REACH is the product of a wide-ranging overhaul of EU chemical policy. It passed the first reading in the European Parliament on 17 November 2005, and the Council of Ministers reached a political agreement for a common position on 13 December 2005. The European Parliament approved REACH on 13 December 2006 and the Council of Ministers formally adopted it on 18 December 2006. Weighing up expenditure versus profit has always been a significant issue, with the estimated cost of compliance being around €5 billion over 11 years, and the assumed health benefits of saved billions of euros in healthcare costs. However, there have been different studies on the estimated cost which vary considerably in the outcome. It came into force on 20 January 2009 and will be fully implemented by 2015.
A separate regulation – the CLP Regulation (for "Classification, Labelling, Packaging") – implements the United Nations Globally Harmonized System of Classification and Labelling of Chemicals (GHS) and will steadily replace the previous Dangerous Substances Directive and Dangerous Preparations Directive.
The REACH regulation was amended in April 2018 to include specific information requirements for nanomaterials.
Over a decade after REACH came into force, progress has been slow. Of the 100,000 chemicals used in Europe today, “only a small fraction has been thoroughly evaluated by authorities regarding their health and environmental properties and impacts, and even fewer are actually regulated,” according to a report for the European Commission.
Apart from the potential costs to industry and the complexity of the new law, REACH has also attracted concern because of animal testing. Animal tests on vertebrates are now required but allowed only once per each new substance and if suitable alternatives cannot be used. If a company pays for such tests, it must sell the rights of the results for a "reasonable" price, which is not defined. There are additional concerns that access to the necessary information may prove very costly for potential registrants needing to purchase it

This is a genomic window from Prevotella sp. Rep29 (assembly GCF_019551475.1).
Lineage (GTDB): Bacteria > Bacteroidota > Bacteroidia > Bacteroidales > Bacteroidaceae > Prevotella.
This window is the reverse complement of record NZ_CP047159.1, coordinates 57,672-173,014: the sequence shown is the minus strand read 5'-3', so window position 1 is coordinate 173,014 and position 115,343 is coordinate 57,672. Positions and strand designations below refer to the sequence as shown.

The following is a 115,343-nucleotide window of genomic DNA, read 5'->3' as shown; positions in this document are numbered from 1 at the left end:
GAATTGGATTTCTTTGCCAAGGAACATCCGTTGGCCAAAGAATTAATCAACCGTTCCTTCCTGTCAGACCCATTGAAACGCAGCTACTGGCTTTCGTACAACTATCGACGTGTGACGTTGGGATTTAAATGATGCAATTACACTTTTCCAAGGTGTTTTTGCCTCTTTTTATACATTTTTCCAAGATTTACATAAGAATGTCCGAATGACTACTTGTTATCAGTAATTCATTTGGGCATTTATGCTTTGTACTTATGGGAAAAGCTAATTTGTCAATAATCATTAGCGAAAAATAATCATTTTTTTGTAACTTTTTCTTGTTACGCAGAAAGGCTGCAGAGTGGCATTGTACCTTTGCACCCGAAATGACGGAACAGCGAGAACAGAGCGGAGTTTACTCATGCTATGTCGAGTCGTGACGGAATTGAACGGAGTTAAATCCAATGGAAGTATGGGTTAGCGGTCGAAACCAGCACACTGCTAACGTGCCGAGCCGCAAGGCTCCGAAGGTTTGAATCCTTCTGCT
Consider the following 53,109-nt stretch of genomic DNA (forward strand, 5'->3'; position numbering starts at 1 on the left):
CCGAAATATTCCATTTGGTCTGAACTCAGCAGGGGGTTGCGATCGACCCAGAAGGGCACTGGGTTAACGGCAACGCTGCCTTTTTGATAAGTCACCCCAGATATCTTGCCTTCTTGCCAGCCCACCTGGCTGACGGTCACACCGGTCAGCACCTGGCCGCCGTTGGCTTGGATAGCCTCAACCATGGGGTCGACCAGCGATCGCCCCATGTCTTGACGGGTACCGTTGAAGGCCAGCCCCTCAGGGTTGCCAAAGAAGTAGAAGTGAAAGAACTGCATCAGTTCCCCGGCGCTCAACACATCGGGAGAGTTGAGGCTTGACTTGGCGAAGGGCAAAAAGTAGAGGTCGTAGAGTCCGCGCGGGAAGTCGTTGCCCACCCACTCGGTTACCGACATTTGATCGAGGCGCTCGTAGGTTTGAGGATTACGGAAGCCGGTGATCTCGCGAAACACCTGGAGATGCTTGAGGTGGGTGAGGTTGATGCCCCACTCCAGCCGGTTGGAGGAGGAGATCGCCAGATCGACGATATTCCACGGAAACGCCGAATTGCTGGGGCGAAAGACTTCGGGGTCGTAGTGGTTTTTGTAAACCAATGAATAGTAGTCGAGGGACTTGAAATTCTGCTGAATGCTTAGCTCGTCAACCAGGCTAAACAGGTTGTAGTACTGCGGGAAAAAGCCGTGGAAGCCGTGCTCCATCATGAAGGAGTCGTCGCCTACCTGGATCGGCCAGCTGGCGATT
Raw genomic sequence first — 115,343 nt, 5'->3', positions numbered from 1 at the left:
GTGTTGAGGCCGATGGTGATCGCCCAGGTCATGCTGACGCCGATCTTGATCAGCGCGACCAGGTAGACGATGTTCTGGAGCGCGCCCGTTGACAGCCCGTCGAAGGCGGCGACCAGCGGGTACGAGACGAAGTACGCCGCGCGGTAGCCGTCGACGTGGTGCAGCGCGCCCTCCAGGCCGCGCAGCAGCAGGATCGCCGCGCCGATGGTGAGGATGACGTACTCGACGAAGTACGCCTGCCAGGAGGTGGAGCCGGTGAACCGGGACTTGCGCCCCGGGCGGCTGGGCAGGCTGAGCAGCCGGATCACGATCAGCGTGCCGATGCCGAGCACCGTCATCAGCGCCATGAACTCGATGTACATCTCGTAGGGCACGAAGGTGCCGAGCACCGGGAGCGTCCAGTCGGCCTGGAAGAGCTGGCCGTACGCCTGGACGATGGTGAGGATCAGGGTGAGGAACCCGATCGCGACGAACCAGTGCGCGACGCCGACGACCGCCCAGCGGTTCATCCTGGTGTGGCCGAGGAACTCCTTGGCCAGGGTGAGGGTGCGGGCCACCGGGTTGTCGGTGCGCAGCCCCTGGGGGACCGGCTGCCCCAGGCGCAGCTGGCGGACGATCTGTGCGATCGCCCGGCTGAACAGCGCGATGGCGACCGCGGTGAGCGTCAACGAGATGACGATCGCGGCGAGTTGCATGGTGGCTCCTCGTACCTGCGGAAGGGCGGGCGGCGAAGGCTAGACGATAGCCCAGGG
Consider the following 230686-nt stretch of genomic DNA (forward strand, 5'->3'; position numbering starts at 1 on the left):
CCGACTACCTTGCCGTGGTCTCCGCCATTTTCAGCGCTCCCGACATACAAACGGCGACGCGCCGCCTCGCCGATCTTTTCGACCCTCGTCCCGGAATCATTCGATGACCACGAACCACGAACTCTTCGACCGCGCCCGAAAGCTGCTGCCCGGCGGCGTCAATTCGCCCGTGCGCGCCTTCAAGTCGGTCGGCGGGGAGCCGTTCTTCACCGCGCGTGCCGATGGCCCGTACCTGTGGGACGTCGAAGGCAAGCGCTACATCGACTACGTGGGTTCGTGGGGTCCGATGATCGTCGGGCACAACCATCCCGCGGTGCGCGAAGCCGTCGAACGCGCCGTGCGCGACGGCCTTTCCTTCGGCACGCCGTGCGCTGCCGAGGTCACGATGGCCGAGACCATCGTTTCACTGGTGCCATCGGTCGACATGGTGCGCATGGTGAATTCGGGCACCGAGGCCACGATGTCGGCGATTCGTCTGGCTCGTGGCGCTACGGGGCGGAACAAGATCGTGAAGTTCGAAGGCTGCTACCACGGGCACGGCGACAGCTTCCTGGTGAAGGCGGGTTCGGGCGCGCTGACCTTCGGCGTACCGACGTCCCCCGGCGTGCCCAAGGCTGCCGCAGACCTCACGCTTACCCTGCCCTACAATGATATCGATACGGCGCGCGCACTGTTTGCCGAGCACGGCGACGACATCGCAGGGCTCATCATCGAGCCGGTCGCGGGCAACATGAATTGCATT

How does REACH work?
REACH establishes procedures for collecting and assessing information on the properties and hazards of substances.
Companies need to register their substances and to do this they need to work together with other companies who are registering the same substance.
ECHA receives and evaluates individual registrations for their compliance, and the EU Member States evaluate selected substances to clarify initial concerns for human health or for the environment. Authorities and ECHA's scientific committees assess whether the risks of substances can be managed.
Authorities can ban hazardous substances if their risks are unmanageable. They can also decide to restrict a use or make it subject to prior authorization.
In general, REACH requires the registration of chemical substances manufactured or imported into the EU in quantities exceeding 1 metric ton per year. This requirement applies per substance and per manufacturer or importer (as appropriate). Registration applies to chemical substances as such, in preparations (also called “mixtures”) and, under certain conditions, to articles (finished products) incorporating those substances.
REACH assigns the obligation to register on the EU-based manufacturer or EU-based importer. Many U.S.-based companies prefer to appoint an “only representative” to register their product(s) rather than rely on their EU-based customers to do so. Only Representatives are commonly referred to by the acronym “OR”. Registrations are submitted to the European Chemicals Agency (ECHA)
Bearing in mind that the cost and burden of registering can be daunting, the EU exempted a limited number of substances from the registration requirement. These exemptions apply to: